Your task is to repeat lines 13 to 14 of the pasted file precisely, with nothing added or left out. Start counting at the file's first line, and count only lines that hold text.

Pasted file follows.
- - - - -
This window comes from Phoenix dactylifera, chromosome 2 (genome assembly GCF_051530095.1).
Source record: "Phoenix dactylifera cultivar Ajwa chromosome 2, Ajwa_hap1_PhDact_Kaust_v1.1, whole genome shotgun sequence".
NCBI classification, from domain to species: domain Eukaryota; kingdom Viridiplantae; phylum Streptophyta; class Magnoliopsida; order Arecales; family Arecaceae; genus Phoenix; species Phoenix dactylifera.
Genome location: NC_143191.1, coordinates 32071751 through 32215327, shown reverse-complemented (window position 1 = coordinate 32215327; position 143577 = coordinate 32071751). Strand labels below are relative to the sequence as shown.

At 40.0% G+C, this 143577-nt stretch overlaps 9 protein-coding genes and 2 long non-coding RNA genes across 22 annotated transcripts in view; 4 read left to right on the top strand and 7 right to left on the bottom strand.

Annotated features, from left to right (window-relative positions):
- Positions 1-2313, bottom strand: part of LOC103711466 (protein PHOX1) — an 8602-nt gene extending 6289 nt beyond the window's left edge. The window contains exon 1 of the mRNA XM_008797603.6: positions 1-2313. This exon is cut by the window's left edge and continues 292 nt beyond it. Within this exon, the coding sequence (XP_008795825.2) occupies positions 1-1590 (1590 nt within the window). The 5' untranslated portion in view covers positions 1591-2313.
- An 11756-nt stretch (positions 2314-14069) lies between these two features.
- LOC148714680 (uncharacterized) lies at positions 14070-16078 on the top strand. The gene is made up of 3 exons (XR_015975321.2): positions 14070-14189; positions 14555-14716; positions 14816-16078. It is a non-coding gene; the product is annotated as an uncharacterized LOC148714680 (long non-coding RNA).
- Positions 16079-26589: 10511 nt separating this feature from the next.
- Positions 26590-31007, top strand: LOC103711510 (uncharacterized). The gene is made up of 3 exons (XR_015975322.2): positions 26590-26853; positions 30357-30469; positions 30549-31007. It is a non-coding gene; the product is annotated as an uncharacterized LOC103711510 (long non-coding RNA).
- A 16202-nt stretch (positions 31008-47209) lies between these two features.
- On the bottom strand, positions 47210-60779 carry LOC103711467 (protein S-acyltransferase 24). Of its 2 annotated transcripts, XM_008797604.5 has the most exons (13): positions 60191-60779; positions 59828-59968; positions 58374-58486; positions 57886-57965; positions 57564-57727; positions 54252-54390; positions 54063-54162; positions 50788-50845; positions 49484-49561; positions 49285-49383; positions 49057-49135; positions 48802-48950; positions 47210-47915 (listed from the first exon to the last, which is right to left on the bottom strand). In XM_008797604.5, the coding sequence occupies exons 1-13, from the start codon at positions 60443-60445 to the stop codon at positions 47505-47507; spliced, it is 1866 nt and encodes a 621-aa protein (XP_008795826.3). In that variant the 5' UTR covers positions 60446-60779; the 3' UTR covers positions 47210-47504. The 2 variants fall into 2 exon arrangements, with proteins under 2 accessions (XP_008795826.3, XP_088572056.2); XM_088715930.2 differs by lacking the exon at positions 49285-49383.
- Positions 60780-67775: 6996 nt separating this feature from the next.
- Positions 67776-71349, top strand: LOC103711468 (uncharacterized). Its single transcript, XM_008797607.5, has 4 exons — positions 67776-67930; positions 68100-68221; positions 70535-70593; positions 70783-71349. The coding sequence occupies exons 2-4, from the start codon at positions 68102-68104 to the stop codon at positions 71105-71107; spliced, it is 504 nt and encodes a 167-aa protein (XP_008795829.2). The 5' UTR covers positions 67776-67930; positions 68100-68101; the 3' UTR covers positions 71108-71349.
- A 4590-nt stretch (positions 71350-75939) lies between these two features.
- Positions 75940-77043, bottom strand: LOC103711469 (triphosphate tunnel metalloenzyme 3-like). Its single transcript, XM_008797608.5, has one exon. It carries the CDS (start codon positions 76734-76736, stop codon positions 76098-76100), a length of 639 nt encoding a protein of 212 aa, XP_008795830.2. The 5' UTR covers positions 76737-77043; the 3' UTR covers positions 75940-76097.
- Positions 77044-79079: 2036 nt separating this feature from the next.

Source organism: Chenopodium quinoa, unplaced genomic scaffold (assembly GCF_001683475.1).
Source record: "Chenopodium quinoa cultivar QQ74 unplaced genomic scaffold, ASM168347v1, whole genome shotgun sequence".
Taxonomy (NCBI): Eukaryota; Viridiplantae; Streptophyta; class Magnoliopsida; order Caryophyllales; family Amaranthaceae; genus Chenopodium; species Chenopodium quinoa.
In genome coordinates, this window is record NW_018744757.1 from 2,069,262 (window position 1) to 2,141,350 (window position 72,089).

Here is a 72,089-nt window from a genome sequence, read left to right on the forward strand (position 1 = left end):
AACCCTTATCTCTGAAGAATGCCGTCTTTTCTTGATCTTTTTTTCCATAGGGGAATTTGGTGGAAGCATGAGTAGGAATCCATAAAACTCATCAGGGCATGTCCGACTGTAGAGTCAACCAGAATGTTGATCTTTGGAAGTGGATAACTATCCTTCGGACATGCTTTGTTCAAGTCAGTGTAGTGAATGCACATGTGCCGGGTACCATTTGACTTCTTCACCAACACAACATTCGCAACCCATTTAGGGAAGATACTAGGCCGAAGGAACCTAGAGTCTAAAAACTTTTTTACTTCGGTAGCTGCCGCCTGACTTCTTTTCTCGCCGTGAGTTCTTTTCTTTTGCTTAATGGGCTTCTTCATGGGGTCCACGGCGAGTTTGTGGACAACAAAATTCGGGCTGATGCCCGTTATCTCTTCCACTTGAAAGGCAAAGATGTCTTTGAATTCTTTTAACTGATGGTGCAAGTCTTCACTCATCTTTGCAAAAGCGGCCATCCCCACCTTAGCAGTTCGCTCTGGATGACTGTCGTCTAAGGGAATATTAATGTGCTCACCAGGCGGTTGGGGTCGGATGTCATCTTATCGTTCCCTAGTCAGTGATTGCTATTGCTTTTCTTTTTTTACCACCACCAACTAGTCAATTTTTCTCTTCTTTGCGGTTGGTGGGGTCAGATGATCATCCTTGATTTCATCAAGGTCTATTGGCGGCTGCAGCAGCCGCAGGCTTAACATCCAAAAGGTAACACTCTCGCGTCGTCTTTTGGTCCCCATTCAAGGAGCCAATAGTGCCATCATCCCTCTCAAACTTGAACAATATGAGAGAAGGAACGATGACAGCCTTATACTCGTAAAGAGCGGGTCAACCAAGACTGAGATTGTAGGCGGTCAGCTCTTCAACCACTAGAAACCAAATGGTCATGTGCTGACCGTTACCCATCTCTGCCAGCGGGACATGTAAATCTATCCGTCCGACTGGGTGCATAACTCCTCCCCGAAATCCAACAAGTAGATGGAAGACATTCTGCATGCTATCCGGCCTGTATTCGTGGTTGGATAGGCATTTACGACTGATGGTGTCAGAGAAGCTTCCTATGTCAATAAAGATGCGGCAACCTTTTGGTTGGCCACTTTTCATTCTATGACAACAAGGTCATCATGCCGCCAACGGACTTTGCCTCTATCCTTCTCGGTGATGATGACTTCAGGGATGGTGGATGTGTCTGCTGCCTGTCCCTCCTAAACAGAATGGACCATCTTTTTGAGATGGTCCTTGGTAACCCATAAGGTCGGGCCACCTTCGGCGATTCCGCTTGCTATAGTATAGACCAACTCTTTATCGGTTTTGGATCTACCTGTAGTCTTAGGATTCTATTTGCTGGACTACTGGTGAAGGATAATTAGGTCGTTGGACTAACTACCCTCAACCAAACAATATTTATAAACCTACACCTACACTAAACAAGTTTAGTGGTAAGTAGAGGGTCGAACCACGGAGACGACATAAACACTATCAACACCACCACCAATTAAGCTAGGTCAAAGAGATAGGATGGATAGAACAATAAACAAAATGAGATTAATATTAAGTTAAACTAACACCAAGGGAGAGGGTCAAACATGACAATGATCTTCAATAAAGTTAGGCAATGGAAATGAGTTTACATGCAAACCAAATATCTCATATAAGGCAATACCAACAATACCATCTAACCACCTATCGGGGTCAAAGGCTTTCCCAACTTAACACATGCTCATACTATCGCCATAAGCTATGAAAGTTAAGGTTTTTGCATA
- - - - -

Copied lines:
- On the bottom strand, positions 47210-60779 carry LOC103711467 (protein S-acyltransferase 24). Of its 2 annotated transcripts, XM_008797604.5 has the most exons (13): positions 60191-60779; positions 59828-59968; positions 58374-58486; positions 57886-57965; positions 57564-57727; positions 54252-54390; positions 54063-54162; positions 50788-50845; positions 49484-49561; positions 49285-49383; positions 49057-49135; positions 48802-48950; positions 47210-47915 (listed from the first exon to the last, which is right to left on the bottom strand). In XM_008797604.5, the coding sequence occupies exons 1-13, from the start codon at positions 60443-60445 to the stop codon at positions 47505-47507; spliced, it is 1866 nt and encodes a 621-aa protein (XP_008795826.3). In that variant the 5' UTR covers positions 60446-60779; the 3' UTR covers positions 47210-47504. The 2 variants fall into 2 exon arrangements, with proteins under 2 accessions (XP_008795826.3, XP_088572056.2); XM_088715930.2 differs by lacking the exon at positions 49285-49383.
- Positions 60780-67775: 6996 nt separating this feature from the next.